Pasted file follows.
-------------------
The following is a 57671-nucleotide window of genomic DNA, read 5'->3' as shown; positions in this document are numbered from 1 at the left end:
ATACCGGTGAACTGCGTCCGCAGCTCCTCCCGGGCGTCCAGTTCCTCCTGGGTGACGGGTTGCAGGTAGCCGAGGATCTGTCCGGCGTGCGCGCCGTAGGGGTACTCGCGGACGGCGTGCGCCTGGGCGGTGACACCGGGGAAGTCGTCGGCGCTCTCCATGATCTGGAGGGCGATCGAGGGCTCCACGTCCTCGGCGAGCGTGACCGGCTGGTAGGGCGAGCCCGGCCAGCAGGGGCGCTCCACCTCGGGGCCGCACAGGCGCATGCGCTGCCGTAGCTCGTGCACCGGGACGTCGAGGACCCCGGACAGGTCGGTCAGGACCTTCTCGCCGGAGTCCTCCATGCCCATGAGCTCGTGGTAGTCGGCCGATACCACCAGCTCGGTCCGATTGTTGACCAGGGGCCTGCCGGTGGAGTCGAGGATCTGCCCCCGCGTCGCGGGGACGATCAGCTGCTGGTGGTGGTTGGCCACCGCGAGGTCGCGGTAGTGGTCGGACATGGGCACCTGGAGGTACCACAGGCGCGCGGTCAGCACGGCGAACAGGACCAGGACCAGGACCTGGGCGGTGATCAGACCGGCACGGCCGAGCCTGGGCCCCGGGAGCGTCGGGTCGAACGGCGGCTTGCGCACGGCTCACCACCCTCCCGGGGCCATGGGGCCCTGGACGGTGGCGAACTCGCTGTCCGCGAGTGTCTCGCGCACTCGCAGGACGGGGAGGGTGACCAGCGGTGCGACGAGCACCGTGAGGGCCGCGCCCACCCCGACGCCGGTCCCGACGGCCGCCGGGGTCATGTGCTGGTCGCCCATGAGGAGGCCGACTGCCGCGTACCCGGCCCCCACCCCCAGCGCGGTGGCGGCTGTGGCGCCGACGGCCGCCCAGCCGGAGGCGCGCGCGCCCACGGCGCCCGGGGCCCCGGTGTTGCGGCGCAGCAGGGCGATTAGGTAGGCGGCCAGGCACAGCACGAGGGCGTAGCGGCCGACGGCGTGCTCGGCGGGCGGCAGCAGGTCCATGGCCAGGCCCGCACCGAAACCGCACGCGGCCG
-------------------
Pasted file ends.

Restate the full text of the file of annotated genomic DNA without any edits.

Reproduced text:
The following is a 57671-nucleotide window of genomic DNA, read 5'->3' as shown; positions in this document are numbered from 1 at the left end:
ATACCGGTGAACTGCGTCCGCAGCTCCTCCCGGGCGTCCAGTTCCTCCTGGGTGACGGGTTGCAGGTAGCCGAGGATCTGTCCGGCGTGCGCGCCGTAGGGGTACTCGCGGACGGCGTGCGCCTGGGCGGTGACACCGGGGAAGTCGTCGGCGCTCTCCATGATCTGGAGGGCGATCGAGGGCTCCACGTCCTCGGCGAGCGTGACCGGCTGGTAGGGCGAGCCCGGCCAGCAGGGGCGCTCCACCTCGGGGCCGCACAGGCGCATGCGCTGCCGTAGCTCGTGCACCGGGACGTCGAGGACCCCGGACAGGTCGGTCAGGACCTTCTCGCCGGAGTCCTCCATGCCCATGAGCTCGTGGTAGTCGGCCGATACCACCAGCTCGGTCCGATTGTTGACCAGGGGCCTGCCGGTGGAGTCGAGGATCTGCCCCCGCGTCGCGGGGACGATCAGCTGCTGGTGGTGGTTGGCCACCGCGAGGTCGCGGTAGTGGTCGGACATGGGCACCTGGAGGTACCACAGGCGCGCGGTCAGCACGGCGAACAGGACCAGGACCAGGACCTGGGCGGTGATCAGACCGGCACGGCCGAGCCTGGGCCCCGGGAGCGTCGGGTCGAACGGCGGCTTGCGCACGGCTCACCACCCTCCCGGGGCCATGGGGCCCTGGACGGTGGCGAACTCGCTGTCCGCGAGTGTCTCGCGCACTCGCAGGACGGGGAGGGTGACCAGCGGTGCGACGAGCACCGTGAGGGCCGCGCCCACCCCGACGCCGGTCCCGACGGCCGCCGGGGTCATGTGCTGGTCGCCCATGAGGAGGCCGACTGCCGCGTACCCGGCCCCCACCCCCAGCGCGGTGGCGGCTGTGGCGCCGACGGCCGCCCAGCCGGAGGCGCGCGCGCCCACGGCGCCCGGGGCCCCGGTGTTGCGGCGCAGCAGGGCGATTAGGTAGGCGGCCAGGCACAGCACGAGGGCGTAGCGGCCGACGGCGTGCTCGGCGGGCGGCAGCAGGTCCATGGCCAGGCCCGCACCGAAACCGCACGCGGCCG